One critical cause of this lack of enthusiasm is the mainly negative arguments put forward by the Remain camp. These highlight the danger to the British economy, security, and social welfare should a Brexit occur, or point to the lack of accuracy in the figures and facts hammered out by the Leave campaign (on the British contribution to the EU budget, on the ‘cost’ of immigration, or on the supposed future Turkish membership of the EU).

This negative stance is also blatant regarding the Tory faction that is in favour of continued membership: their position has not been grounded in a pro-European vision but in a eurosceptic one, and has been linked to demands to renegotiate fundamental aspects of the UK–EU relationship. Moreover, what has been terribly lacking in this campaign is not only a positive view of what the EU in its current state does bring to the United Kingdom, but also a longer term project to redirect and improve the EU itself.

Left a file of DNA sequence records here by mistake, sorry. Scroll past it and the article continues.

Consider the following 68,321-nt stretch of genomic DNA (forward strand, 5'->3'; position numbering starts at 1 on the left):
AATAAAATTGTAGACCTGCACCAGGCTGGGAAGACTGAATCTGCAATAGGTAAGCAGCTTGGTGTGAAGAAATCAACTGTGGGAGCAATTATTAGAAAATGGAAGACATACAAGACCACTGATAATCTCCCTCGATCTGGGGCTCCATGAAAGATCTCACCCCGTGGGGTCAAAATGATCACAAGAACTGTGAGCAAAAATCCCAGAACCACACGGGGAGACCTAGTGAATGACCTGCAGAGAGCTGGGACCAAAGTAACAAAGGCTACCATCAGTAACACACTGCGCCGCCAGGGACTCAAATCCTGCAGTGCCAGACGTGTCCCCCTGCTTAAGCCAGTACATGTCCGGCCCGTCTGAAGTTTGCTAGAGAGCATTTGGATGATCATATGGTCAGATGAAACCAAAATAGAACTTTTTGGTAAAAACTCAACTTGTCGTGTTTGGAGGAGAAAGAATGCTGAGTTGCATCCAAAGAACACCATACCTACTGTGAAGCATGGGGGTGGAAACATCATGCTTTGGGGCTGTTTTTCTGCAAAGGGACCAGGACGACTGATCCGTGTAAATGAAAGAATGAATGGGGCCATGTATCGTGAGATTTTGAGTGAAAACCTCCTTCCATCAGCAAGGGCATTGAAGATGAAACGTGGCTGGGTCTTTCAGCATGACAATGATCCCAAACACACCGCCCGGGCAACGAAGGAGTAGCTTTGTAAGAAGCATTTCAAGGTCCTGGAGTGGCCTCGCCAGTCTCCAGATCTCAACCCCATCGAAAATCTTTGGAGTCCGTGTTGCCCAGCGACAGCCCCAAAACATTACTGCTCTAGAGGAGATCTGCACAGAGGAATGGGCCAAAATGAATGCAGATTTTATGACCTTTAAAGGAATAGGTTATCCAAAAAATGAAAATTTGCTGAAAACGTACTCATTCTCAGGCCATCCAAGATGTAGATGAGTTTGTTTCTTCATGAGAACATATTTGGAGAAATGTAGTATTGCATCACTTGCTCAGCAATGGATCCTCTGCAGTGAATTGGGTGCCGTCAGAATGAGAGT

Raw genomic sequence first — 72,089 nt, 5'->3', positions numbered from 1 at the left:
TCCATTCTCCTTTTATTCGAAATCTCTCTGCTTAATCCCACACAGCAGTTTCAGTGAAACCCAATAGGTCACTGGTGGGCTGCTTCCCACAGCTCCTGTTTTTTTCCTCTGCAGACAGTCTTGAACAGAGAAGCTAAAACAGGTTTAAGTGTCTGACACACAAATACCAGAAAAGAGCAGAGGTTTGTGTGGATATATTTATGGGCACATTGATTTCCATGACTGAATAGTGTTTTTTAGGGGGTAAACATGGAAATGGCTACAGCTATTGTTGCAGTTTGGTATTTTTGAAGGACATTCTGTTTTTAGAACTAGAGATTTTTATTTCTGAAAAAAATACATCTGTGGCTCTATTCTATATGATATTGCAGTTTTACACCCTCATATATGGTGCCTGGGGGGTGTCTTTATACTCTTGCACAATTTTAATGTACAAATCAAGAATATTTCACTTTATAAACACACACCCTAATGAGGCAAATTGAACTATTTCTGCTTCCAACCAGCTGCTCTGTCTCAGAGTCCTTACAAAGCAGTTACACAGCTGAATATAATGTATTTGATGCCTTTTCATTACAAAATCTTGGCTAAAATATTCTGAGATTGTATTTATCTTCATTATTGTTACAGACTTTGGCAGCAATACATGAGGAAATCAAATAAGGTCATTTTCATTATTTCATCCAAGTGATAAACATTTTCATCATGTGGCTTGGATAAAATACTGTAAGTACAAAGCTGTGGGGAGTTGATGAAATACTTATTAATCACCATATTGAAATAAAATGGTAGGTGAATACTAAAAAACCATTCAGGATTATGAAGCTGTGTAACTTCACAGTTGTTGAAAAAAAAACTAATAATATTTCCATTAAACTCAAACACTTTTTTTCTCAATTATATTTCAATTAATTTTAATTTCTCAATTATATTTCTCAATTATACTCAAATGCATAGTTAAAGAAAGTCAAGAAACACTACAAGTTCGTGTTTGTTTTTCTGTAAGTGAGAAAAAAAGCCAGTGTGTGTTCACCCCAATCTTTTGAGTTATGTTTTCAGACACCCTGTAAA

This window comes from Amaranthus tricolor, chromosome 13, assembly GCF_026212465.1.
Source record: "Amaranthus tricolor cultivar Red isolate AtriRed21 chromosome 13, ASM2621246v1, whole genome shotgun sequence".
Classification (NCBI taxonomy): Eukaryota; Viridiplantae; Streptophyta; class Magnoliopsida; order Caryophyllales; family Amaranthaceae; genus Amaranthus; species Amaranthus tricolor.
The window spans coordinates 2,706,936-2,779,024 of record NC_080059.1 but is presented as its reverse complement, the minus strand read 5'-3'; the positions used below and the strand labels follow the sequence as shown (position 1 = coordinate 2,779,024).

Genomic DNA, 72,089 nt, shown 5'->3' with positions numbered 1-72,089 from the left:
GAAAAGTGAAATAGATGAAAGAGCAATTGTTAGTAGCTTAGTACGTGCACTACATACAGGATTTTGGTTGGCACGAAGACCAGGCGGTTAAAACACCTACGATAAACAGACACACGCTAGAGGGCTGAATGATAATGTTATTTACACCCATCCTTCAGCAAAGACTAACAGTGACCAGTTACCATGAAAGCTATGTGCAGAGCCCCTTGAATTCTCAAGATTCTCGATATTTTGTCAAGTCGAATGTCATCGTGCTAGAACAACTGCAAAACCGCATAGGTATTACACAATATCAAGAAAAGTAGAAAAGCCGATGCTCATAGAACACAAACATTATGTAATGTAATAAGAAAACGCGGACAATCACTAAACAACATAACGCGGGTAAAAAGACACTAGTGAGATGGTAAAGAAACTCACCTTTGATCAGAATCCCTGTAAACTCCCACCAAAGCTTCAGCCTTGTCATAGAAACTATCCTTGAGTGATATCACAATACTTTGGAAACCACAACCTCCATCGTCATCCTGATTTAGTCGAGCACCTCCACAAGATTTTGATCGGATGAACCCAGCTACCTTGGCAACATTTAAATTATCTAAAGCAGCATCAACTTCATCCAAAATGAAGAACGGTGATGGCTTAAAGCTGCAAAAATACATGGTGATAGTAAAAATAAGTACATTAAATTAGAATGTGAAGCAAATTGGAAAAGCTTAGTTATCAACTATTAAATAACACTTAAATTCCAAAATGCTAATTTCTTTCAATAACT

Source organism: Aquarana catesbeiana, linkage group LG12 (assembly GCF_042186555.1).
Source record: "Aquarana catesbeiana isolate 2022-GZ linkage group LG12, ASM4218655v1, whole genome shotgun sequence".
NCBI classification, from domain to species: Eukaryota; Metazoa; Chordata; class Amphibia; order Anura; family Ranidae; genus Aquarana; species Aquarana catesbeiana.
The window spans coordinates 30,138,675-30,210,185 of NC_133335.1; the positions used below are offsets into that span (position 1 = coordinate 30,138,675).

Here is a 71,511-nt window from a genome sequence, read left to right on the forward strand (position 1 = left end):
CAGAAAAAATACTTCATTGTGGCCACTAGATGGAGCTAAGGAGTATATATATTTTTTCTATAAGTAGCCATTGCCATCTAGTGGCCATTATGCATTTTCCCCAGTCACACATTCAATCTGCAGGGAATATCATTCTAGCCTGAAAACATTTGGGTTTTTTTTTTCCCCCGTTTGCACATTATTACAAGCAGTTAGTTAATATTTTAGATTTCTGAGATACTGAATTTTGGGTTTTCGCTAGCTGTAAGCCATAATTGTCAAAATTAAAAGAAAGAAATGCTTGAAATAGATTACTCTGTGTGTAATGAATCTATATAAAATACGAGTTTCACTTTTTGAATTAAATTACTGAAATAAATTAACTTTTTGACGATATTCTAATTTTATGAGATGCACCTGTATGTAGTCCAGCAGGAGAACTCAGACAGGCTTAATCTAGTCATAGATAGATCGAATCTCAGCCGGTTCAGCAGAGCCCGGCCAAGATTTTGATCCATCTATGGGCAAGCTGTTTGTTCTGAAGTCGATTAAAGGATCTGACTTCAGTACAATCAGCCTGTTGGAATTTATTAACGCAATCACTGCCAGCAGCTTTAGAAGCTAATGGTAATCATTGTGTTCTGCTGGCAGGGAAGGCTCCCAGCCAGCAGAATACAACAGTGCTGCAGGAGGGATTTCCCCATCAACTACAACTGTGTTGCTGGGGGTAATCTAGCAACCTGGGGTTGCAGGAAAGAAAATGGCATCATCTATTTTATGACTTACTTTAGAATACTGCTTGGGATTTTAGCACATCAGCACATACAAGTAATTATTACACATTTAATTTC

Of course, this sort of alternative positive vision for Europe was unlikely to be voiced by the Conservative eurosceptics. But it could have come from progressive political forces. The Labour Party, the Liberal Democrats and the Greens are, broadly speaking, pro-European, but are deeply divided on what sort of path the EU should tread in the future and on how the United Kingdom could influence it.

In particular, the biggest political force in the opposition, the Labour Party, is extremely torn on the EU: the gap between the voices praising European social realities and those arguing for the necessity of building a genuine social Europe is just enormous. Internal divisions also appear on the link between European integration and immigration, on the sort of macro-economic policy that should be adopted at the EU level, and on the institutional reforms necessary to democratise the EU. These more or less latent divides have clearly prevented the Labour Party from expressing a clear and convincing approach during this campaign.